This is what I had to say on the MFB Facebook page (taken from a thread in which I shared the article)

“glad you each read, and appreciated, this article. i watched that video and just thought, “seriously…?” You know what, So what if one of them actually did look like the first sketch more? OH DEAR GOD NO, NOT THAT! There is still, at the center of this ad, underpinning it all, this abstract ideal of beauty… And I do feel that a demonstration of confidence would have been more powerful than a showcase of insecurity. We need more examples of strong, confident women of all shapes and sizes and colors in the media. But what am I saying… Consumerism is consumerism. Looking for meaning in the consumer marketplace is like looking for love in the red light district.

of course, “looking for love in the red light district” works… if you’re “Pretty Woman”….”

The bottom line, for me, is that this ad still rests on a social standard of superficial physical beauty, and, to quote the feministing article, “This version of the message–that you’re thinner than you think you are–reinforces the assumption that thinness is valuable. The take-away might be immediately gratifying. But by accepting the worship of slenderness within a supposed challenge to mainstream standards, the video entrenches fat-shaming further.”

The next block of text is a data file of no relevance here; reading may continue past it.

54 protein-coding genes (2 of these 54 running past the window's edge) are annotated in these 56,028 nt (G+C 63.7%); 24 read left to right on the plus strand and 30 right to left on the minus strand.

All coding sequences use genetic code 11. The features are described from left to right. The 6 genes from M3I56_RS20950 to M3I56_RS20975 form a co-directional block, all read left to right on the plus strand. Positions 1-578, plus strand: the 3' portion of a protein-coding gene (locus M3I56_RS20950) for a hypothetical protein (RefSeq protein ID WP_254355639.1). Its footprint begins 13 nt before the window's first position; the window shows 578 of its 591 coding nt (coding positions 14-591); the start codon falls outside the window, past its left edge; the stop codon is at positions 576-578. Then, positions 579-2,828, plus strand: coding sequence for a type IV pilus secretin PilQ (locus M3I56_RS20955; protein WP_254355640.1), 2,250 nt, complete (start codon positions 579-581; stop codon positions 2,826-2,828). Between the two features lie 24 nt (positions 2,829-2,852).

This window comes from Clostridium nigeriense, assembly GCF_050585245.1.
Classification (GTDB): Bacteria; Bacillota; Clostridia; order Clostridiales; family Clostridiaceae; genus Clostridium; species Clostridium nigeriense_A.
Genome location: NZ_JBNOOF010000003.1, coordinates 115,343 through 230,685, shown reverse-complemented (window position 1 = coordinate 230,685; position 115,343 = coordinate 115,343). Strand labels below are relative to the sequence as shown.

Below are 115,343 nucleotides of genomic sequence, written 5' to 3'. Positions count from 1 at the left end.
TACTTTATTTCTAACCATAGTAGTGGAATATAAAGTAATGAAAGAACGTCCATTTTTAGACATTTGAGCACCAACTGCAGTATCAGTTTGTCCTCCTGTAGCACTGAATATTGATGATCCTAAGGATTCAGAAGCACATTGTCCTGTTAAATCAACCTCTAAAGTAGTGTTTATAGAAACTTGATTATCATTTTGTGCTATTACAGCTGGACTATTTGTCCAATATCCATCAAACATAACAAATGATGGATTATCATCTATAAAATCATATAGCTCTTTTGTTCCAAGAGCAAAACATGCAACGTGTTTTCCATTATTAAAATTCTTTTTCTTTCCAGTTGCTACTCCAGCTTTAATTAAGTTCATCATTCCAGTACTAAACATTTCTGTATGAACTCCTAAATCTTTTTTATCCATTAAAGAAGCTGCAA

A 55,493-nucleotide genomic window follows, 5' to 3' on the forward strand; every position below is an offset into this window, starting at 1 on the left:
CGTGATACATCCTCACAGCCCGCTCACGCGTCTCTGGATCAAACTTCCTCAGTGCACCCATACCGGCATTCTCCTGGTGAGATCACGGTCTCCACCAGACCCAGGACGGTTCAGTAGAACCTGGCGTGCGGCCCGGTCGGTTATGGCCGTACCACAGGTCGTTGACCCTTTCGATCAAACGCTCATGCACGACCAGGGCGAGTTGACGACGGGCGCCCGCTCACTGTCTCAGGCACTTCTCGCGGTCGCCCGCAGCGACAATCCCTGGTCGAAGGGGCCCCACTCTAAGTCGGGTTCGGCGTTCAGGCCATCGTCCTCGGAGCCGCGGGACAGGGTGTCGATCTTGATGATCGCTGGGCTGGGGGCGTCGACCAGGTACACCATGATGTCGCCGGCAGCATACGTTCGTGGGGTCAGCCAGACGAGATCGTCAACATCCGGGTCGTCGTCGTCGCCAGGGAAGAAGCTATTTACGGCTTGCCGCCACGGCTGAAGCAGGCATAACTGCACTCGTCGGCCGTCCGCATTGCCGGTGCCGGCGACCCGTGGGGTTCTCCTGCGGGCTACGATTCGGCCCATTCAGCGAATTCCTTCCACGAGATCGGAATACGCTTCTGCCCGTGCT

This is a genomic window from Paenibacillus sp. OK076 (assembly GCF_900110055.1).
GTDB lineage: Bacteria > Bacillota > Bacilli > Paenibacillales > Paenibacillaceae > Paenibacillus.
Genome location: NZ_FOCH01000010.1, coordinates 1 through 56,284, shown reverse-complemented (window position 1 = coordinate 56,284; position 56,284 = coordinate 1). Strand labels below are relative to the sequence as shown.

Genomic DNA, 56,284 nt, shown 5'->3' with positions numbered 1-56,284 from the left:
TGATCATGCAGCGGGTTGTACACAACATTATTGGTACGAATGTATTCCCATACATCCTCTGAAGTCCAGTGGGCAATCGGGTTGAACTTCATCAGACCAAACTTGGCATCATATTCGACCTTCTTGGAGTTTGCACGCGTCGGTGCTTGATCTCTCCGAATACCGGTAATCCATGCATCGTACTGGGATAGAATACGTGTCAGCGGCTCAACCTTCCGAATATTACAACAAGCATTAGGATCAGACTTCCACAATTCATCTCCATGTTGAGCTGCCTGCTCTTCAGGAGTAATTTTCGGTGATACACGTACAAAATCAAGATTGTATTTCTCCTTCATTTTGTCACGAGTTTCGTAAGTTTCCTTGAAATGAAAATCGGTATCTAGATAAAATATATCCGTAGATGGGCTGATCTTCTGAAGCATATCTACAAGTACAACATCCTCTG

Furthermore, as previously mentioned, I find it a bit patronizing in its almost exploitative demonstration of female insecurity. Yes, lots of women are insecure. So are lots of men. I’m not inspired by this and I feel a slight discomfort that so many women were. I suppose its in the relatable aspect of it, but still, are we not all already aware of the universal human frailty that is insecurity? Once again, I find demonstrations of strength, confidence, and self-actualization much more inspirational. I find inspiration in Maya Angelou, Gloria Steinem, Ruth Bader Ginsburg, Judith Butler, Cherie Moraga, and James Baldwin, who taught me that I must accept the inherent value that is placed upon me as a human being.

As a matter of fact, I think this is a way more “feminist,” awesome, and inspiring ad, so there. Enjoy.

A note on Capitalism, Consumerism, and all of this Monsanto Business…

consumer power

This week Facebook, Twitter, and the like were all abuzz with slactivism regarding the Supreme Court hearings on DOMA and the validity of Prop 8 (passed in CA, 2008).